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on 12 May 2013
A superb overview of the Tudor period, written with elegance, colour and verve. Ackroyd condenses a great deal of information into a relatively short space, and the narrative cracks along beautifully. Even if you already know a great deal about this famous family, I would wholeheartedly recommend this stylish book.
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on 12 May 2017
Great overview
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on 9 March 2017
love it
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on 20 December 2015
Short book but well researched and i enjoyed reading it.
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on 2 May 2017
All good. On time and as described. Happy.
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on 24 September 2017
I am really enjoying this volume of Akroyd’s History. Detailed, interesting and beautifully written.
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on 11 April 2015
5* What else to say?
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on 3 March 2013
The purpose of a historian is to take often conflicting and confusing events and turn them into an understandable and (hopefully) enjoyable narrative. In this case the author has succeeded.

The book takes us from the beginnings of the reign of Henry VIII through to the end of Elizabeth I. in other words, virtually the whole of the 16th century. Unlike others historians, like the book I read recently read about Caterina Sforza (Tigress of Forli: The Life of Caterina Sforza), the author is less concerned about character and more concerned about events. All the monarchs are mainly pegs around whom the many happenings of this period revolve, but that does not diminish the quality of the book. It's just another way to treat history.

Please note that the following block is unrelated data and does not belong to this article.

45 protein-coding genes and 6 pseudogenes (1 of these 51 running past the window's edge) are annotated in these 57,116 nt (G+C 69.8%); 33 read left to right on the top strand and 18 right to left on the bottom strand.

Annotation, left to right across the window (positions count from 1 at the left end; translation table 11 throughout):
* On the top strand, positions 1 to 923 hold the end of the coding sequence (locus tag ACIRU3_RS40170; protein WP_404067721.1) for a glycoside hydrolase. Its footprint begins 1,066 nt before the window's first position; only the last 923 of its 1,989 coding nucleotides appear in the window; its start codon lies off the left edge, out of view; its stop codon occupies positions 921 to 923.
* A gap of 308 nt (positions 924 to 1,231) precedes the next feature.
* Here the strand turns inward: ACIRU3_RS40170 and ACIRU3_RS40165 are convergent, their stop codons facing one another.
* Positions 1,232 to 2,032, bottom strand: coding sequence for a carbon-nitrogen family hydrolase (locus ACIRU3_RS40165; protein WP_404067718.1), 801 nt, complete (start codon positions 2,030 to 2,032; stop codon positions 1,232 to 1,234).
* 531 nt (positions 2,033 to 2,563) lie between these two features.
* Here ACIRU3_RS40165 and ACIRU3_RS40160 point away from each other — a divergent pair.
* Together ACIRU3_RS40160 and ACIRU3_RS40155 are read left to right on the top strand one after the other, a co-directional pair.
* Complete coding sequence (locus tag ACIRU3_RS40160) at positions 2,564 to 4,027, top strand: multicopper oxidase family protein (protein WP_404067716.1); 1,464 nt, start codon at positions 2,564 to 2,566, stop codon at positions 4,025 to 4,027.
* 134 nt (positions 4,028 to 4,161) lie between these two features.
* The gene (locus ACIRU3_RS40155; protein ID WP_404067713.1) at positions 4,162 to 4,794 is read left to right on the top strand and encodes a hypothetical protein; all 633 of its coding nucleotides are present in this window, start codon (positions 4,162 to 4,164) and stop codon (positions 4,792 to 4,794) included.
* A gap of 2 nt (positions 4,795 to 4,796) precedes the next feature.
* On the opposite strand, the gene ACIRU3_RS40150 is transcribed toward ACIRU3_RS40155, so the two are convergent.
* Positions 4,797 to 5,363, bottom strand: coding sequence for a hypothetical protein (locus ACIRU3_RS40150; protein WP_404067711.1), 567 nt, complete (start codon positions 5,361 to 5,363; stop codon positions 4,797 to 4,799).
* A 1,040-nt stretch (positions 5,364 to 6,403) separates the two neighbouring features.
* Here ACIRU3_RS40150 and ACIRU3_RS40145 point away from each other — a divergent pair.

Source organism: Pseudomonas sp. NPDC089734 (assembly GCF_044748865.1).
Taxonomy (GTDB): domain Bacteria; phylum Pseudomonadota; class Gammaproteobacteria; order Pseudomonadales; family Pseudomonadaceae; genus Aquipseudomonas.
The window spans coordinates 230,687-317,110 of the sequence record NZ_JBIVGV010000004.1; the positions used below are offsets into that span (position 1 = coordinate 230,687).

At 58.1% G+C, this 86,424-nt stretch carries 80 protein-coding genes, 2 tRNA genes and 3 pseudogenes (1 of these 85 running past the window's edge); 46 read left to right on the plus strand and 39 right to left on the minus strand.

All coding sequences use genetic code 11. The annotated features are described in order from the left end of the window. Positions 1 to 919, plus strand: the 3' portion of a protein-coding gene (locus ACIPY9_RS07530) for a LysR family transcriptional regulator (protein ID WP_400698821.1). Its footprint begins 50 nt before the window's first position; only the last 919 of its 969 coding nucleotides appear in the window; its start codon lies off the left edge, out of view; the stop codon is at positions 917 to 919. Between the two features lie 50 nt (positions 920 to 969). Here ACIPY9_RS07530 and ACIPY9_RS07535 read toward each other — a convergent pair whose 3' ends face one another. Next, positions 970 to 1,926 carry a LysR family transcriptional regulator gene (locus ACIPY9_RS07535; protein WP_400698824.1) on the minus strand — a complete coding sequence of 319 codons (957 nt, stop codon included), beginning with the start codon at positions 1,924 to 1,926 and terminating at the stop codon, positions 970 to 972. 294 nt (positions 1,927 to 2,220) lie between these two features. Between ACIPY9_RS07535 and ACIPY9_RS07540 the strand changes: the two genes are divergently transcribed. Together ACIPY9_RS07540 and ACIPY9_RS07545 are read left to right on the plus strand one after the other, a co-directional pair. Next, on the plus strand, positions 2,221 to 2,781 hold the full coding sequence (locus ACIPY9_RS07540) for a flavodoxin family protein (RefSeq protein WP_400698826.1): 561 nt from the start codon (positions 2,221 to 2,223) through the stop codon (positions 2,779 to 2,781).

I also like the fact that the chapters are fairly short; there are over forty (in just over 350 pages). This means that it is possible to put the book down easily or read it in short bursts without losing the plot, or getting overwhelmed by the details.

Although familiar with the Tudor period, I am no way an expert. In fact I read the book to remind myself of the events. The book is not overly academic. There are many quotes, but they are not referenced (one of the minor flaws) but this does did not hinder my enjoyment.

Perfect as a paperback, or as I read it, on an e-reader.
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on 6 July 2014
Ackroyd writes,"When we turn from the affairs of the great to the smaller lives of England we often find misery and discontent."
Yes, well , I am sure we do but you wouldn't know it from this book because he simply turns his back on any sort of social history whatsoever and gives us no idea of how even the middle classes might have lived let alone the humble.
And while he purports to be narrating a synthesis of the latest research and findings of this period there are many serious omissions as, for example,of the intimate life of Elizabeth which have been common knowledge since the late sixties and which go a long way to explain why she never married.
He writes well and is easy to read but in the end you leave his book with the feeling of being bashed about the head too many times such is the relentlessness of his account of executions and betrayals.
There's much more to history than this.
What about the other possible view of history as summed up so succinctly by Don DeLillo: "History is longing on a large scale."?
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on 20 February 2013